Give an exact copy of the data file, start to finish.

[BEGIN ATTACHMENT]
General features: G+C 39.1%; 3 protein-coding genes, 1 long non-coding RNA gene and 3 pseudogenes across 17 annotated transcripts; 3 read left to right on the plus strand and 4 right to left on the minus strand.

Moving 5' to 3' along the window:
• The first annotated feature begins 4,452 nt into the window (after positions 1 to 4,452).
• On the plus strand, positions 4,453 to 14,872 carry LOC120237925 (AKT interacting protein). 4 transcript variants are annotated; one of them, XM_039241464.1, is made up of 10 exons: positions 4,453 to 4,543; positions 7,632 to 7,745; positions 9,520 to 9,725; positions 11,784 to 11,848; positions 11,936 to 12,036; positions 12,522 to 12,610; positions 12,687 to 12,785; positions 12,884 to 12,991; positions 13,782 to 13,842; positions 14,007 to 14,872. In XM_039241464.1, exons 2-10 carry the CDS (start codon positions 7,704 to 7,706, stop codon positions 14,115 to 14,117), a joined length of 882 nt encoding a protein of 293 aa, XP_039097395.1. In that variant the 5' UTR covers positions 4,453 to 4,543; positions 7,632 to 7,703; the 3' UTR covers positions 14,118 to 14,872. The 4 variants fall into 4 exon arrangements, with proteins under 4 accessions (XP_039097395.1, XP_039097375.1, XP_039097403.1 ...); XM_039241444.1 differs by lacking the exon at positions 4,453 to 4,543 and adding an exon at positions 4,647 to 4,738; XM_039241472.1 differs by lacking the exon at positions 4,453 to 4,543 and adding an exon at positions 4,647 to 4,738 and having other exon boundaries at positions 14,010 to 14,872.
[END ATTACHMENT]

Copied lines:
General features: G+C 39.1%; 3 protein-coding genes, 1 long non-coding RNA gene and 3 pseudogenes across 17 annotated transcripts; 3 read left to right on the plus strand and 4 right to left on the minus strand.

Moving 5' to 3' along the window:
• The first annotated feature begins 4,452 nt into the window (after positions 1 to 4,452).
• On the plus strand, positions 4,453 to 14,872 carry LOC120237925 (AKT interacting protein). 4 transcript variants are annotated; one of them, XM_039241464.1, is made up of 10 exons: positions 4,453 to 4,543; positions 7,632 to 7,745; positions 9,520 to 9,725; positions 11,784 to 11,848; positions 11,936 to 12,036; positions 12,522 to 12,610; positions 12,687 to 12,785; positions 12,884 to 12,991; positions 13,782 to 13,842; positions 14,007 to 14,872. In XM_039241464.1, exons 2-10 carry the CDS (start codon positions 7,704 to 7,706, stop codon positions 14,115 to 14,117), a joined length of 882 nt encoding a protein of 293 aa, XP_039097395.1. In that variant the 5' UTR covers positions 4,453 to 4,543; positions 7,632 to 7,703; the 3' UTR covers positions 14,118 to 14,872. The 4 variants fall into 4 exon arrangements, with proteins under 4 accessions (XP_039097395.1, XP_039097375.1, XP_039097403.1 ...); XM_039241444.1 differs by lacking the exon at positions 4,453 to 4,543 and adding an exon at positions 4,647 to 4,738; XM_039241472.1 differs by lacking the exon at positions 4,453 to 4,543 and adding an exon at positions 4,647 to 4,738 and having other exon boundaries at positions 14,010 to 14,872.